Review: Boris soaks in 'Pink' at the Orpheum
It wasn’t that long ago that album performance shows largely seemed to be the territory of household names — your Bruce Springsteens and so forth.
Yet the demand for such concerts has grown so large, as has the vastness of the media landscape, that even Japanese avant-rockers Boris are doing a tour for the tenth anniversary of their album Pink, including a stop Thursday at the Orpheum in Tampa. (Technically it’s been 11 years since its initial release in Japan, but a decade since the U.S. re-release where it became most widely known.)
Eight years before Deafheaven’s Sunbather, Pink blended metal with shoegaze and other genres in a crossover success that landed on Pitchfork’s Top 10 for that year. It even did the atypically bright-colored cover art first.
The album’s sound reflects Boris’ diverse influences. The band’s name comes from a song by sludge-grunge-noise-metal legends the Melvins, who played the same venue only a few months ago.
So it makes sense to revisit Pink when in the decade since its release the audience for — and the definition of what constitutes — metal has grown larger. Opening act and Seattle drone pioneers Earth have been around long enough to know Kurt Cobain, but have had their greatest profile in recent years.
Indeed, director and arbiter of cool Jim Jarmusch included both bands in the soundtrack for his 2009 film The Limits of Control, putting them in the company of Tom Waits and Neil Young. He’s praised Boris in particular, saying in an interview with The Wire, “each time they play something, it’s obviously different, every time.”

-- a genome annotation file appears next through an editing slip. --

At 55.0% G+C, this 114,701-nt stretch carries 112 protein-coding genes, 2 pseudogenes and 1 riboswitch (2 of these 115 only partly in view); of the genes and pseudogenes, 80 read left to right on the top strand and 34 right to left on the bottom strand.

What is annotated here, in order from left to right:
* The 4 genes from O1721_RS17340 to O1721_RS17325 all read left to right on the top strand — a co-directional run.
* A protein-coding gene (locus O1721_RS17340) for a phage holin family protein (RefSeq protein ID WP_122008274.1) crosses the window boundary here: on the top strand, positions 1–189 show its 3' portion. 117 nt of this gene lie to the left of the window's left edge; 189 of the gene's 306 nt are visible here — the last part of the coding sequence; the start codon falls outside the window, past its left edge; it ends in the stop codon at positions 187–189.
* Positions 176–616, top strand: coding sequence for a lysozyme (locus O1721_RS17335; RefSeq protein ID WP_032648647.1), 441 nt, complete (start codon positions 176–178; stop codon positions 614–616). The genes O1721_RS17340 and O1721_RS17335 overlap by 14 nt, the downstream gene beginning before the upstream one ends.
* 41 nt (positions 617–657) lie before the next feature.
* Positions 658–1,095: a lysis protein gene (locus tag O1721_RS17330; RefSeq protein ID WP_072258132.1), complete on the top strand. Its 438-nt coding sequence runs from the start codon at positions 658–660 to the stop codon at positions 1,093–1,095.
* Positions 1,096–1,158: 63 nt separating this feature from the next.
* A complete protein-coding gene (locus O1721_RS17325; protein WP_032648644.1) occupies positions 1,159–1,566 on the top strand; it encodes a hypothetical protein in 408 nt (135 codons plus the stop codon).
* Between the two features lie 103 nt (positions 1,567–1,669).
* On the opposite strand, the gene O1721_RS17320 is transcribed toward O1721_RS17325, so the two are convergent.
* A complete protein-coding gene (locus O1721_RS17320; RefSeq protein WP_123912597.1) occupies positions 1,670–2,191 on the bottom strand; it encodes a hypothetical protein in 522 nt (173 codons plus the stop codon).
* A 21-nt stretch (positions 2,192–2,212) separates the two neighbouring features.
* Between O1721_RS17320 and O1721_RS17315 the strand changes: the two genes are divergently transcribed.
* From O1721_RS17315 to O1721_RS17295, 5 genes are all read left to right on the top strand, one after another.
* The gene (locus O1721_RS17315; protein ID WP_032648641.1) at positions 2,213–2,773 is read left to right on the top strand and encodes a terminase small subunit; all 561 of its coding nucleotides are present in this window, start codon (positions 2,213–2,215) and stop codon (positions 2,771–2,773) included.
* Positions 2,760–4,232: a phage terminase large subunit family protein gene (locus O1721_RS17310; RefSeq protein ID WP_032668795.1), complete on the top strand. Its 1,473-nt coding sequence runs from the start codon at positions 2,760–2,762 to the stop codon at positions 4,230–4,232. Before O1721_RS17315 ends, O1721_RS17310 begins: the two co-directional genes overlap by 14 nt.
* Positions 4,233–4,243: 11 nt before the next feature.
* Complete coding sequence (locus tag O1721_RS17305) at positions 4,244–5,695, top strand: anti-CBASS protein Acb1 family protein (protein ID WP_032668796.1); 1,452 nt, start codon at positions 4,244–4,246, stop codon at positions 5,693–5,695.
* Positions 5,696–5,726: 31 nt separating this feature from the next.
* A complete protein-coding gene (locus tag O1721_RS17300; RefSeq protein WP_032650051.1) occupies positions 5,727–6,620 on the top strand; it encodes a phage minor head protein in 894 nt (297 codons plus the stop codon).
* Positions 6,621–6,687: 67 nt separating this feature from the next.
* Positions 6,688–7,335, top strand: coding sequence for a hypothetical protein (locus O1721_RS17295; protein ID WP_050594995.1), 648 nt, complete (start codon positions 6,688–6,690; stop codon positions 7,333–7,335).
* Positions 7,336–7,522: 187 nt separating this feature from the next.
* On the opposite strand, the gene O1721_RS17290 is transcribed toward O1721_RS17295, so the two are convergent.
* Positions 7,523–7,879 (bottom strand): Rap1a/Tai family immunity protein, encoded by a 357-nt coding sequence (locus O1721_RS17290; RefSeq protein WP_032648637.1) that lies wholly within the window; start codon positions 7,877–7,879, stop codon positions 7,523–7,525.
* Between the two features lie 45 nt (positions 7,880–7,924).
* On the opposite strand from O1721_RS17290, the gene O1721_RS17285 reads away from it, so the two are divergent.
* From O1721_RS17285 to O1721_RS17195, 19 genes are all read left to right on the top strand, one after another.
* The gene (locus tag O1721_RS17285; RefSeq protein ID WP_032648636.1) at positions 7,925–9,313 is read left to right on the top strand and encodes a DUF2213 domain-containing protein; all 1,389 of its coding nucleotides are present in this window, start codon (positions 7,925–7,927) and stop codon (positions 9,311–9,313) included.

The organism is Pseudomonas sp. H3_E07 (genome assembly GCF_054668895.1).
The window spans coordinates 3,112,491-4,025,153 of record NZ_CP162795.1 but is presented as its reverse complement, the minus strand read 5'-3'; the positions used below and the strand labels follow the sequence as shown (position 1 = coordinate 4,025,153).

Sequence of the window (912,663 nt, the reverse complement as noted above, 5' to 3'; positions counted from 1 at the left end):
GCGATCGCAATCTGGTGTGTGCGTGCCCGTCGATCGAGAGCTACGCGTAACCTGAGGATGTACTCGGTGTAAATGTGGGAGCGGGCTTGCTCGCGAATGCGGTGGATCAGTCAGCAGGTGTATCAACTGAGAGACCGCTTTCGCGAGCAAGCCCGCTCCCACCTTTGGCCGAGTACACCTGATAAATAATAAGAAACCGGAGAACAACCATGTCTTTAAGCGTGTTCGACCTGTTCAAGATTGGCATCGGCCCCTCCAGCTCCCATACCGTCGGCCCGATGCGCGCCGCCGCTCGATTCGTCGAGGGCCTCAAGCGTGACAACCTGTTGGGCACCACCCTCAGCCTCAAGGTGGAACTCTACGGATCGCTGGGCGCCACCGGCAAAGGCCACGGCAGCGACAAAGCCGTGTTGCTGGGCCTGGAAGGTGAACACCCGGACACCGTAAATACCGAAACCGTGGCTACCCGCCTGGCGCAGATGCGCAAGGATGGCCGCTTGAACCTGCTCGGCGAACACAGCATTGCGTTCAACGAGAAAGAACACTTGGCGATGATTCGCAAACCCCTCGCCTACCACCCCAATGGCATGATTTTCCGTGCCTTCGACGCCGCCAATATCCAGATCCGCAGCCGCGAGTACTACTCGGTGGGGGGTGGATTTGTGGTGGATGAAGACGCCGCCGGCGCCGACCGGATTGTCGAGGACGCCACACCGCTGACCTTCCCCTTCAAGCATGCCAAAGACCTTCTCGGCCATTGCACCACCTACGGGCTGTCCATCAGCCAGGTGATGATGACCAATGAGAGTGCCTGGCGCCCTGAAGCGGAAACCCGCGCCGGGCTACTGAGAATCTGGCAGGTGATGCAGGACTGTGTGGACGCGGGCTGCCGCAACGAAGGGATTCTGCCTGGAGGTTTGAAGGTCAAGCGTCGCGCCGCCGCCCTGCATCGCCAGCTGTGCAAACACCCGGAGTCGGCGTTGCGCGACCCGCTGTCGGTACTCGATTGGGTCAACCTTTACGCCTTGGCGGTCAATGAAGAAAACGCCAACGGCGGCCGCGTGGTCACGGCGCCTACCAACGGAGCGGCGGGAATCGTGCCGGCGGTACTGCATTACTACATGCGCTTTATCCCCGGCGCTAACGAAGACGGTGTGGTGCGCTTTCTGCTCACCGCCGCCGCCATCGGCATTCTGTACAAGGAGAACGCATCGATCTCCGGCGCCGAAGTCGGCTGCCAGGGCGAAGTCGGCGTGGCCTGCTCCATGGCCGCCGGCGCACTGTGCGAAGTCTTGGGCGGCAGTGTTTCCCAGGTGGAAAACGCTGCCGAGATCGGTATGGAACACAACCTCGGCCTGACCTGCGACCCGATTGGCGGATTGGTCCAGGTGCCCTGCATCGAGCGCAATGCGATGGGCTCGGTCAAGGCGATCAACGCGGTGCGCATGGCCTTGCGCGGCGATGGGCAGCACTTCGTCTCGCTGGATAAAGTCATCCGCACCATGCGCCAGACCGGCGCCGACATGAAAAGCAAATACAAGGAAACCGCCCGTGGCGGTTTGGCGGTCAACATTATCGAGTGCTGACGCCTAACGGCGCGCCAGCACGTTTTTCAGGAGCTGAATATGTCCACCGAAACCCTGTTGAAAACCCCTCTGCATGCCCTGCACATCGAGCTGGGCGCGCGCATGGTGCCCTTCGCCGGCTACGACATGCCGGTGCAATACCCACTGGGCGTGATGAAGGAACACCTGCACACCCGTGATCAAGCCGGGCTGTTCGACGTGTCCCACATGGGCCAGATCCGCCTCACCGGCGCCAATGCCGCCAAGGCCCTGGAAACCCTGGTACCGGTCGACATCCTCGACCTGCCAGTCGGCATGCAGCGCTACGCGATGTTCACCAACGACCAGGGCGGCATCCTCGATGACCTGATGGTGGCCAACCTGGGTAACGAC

The current show of Boris (who, clad in all-black and sporting long hair, resembled the vampire musicians of Jarmusch’s Only Lovers Left Alive) is perhaps less wide-ranging that it would normally be, as it largely adheres to one album. Luckily it’s a record that’s very diverse in its taste.
That’s evident from opener Farewell, where the gorgeous, dreamy intro gives way to guitar so gloriously noisy you can practically hear the song rumbling. The two-minute post-rock track My Machine is placed alongside the nearly twenty-minute feedback jam Just Abandoned Myself.
Yet Pink also remains a relatively accessible album, even more so live. There were enough fog machine blasts and exhortations for cheering that it was easy to imagine you were watching an arena rock show and not an avant-garde metal band.
Their live show was also a reminder of what a great guitar band they are. Takeshi plays a rock god-worthy double-necked bass and guitar, while Wata shredded on songs like Pink’s title track.
Though it was an album performance show, it wasn’t a straightforward run-through of the tracklist, with several songs played out of order. Album opener Farewell didn’t appear until nearly the end of their set, as something of a come-down after the epic record closer Just Abandoned Myself.
Yet that made for a more unpredictable and exciting setlist, and besides, a straightforward run-through wouldn’t have fit for such an idiosyncratic band. Let’s hope that when other bands do these album performance shows, they take notes.